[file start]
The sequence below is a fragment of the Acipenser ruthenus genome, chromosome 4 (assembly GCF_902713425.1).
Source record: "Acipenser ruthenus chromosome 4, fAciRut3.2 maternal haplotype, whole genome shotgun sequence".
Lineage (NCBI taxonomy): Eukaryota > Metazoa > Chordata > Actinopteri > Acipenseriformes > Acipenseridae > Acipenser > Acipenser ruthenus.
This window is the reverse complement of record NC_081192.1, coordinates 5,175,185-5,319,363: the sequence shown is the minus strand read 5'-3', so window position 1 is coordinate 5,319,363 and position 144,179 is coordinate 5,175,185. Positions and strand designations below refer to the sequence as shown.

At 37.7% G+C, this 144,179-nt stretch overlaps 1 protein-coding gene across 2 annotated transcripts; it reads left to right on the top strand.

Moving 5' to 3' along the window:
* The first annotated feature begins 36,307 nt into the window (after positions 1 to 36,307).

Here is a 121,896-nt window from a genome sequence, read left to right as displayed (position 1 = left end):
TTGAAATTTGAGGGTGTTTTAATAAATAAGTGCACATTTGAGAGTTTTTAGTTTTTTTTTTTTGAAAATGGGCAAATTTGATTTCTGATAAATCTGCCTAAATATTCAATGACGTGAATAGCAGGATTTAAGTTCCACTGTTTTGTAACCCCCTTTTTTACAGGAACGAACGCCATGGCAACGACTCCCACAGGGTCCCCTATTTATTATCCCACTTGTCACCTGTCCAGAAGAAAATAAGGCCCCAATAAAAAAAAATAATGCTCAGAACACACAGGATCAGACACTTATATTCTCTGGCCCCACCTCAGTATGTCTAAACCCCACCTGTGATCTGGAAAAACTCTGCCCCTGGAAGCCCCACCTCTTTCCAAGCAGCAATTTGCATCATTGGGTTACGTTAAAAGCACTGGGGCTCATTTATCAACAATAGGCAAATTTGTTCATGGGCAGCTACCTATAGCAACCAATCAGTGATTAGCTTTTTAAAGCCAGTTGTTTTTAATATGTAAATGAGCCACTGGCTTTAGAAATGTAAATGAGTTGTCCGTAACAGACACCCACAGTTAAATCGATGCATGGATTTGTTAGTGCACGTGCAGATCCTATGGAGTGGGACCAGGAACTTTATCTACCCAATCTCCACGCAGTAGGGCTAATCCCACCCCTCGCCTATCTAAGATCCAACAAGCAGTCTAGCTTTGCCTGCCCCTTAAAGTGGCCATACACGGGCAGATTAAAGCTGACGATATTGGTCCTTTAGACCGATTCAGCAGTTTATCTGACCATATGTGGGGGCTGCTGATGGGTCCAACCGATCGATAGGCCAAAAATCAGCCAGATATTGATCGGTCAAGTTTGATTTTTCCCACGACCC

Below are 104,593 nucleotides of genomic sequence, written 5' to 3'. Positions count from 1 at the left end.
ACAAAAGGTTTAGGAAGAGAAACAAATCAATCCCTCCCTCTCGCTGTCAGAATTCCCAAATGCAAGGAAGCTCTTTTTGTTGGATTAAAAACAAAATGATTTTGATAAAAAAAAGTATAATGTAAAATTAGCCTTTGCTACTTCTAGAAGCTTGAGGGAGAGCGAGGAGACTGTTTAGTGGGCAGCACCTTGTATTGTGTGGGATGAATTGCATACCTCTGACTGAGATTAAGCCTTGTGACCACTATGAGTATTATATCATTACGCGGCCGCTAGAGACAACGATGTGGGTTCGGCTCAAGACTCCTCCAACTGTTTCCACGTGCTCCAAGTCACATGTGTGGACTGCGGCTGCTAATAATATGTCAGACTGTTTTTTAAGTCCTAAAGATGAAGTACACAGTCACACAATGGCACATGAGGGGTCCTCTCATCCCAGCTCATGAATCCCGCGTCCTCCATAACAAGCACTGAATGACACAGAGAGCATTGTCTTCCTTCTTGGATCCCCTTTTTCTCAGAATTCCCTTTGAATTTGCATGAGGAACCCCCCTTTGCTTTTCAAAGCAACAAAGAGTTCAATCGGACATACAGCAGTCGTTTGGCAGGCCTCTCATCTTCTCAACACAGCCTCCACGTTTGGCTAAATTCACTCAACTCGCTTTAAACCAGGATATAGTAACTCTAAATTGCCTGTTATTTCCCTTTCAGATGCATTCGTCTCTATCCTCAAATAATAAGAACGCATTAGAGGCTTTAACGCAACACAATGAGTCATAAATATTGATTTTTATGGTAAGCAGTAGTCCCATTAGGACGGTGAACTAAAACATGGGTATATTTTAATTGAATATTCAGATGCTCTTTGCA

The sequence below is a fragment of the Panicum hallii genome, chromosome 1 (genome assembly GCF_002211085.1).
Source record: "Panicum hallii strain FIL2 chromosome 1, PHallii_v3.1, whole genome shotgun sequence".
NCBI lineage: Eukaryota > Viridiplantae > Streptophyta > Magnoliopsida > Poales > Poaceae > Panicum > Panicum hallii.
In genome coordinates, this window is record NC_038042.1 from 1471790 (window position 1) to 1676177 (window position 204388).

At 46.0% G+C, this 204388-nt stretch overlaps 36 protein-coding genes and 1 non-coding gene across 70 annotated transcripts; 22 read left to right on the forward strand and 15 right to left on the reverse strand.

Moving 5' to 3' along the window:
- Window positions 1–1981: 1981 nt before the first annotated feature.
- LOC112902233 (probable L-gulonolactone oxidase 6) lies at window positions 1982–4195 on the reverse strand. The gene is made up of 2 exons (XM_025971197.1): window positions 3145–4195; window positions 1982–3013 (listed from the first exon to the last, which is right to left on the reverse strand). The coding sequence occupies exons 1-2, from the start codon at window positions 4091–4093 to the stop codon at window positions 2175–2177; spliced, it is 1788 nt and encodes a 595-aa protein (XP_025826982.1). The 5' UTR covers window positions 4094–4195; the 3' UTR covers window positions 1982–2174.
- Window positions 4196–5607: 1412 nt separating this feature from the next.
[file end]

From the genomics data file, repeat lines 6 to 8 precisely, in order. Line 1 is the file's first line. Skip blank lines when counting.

Moving 5' to 3' along the window:
* The first annotated feature begins 36,307 nt into the window (after positions 1 to 36,307).

Here is a 121,896-nt window from a genome sequence, read left to right as displayed (position 1 = left end):